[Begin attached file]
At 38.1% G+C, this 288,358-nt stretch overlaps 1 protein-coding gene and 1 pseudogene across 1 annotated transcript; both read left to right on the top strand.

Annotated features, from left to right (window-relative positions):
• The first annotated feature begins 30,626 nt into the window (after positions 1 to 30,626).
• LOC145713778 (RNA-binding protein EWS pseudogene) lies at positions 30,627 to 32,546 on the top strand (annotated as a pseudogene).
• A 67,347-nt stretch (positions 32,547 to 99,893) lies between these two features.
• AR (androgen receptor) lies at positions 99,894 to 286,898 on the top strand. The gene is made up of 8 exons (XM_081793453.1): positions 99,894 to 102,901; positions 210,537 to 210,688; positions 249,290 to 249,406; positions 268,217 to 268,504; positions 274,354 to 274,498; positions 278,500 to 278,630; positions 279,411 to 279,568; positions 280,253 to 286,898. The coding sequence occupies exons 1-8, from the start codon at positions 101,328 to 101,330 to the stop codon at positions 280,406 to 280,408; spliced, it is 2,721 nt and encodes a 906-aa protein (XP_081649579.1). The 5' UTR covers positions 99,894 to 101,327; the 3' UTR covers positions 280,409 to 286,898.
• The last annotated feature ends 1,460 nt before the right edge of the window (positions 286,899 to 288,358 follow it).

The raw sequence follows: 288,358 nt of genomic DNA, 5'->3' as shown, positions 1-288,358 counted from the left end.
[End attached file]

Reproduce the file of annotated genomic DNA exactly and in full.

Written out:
At 38.1% G+C, this 288,358-nt stretch overlaps 1 protein-coding gene and 1 pseudogene across 1 annotated transcript; both read left to right on the top strand.

Annotated features, from left to right (window-relative positions):
• The first annotated feature begins 30,626 nt into the window (after positions 1 to 30,626).
• LOC145713778 (RNA-binding protein EWS pseudogene) lies at positions 30,627 to 32,546 on the top strand (annotated as a pseudogene).
• A 67,347-nt stretch (positions 32,547 to 99,893) lies between these two features.
• AR (androgen receptor) lies at positions 99,894 to 286,898 on the top strand. The gene is made up of 8 exons (XM_081793453.1): positions 99,894 to 102,901; positions 210,537 to 210,688; positions 249,290 to 249,406; positions 268,217 to 268,504; positions 274,354 to 274,498; positions 278,500 to 278,630; positions 279,411 to 279,568; positions 280,253 to 286,898. The coding sequence occupies exons 1-8, from the start codon at positions 101,328 to 101,330 to the stop codon at positions 280,406 to 280,408; spliced, it is 2,721 nt and encodes a 906-aa protein (XP_081649579.1). The 5' UTR covers positions 99,894 to 101,327; the 3' UTR covers positions 280,409 to 286,898.
• The last annotated feature ends 1,460 nt before the right edge of the window (positions 286,899 to 288,358 follow it).

The raw sequence follows: 288,358 nt of genomic DNA, 5'->3' as shown, positions 1-288,358 counted from the left end.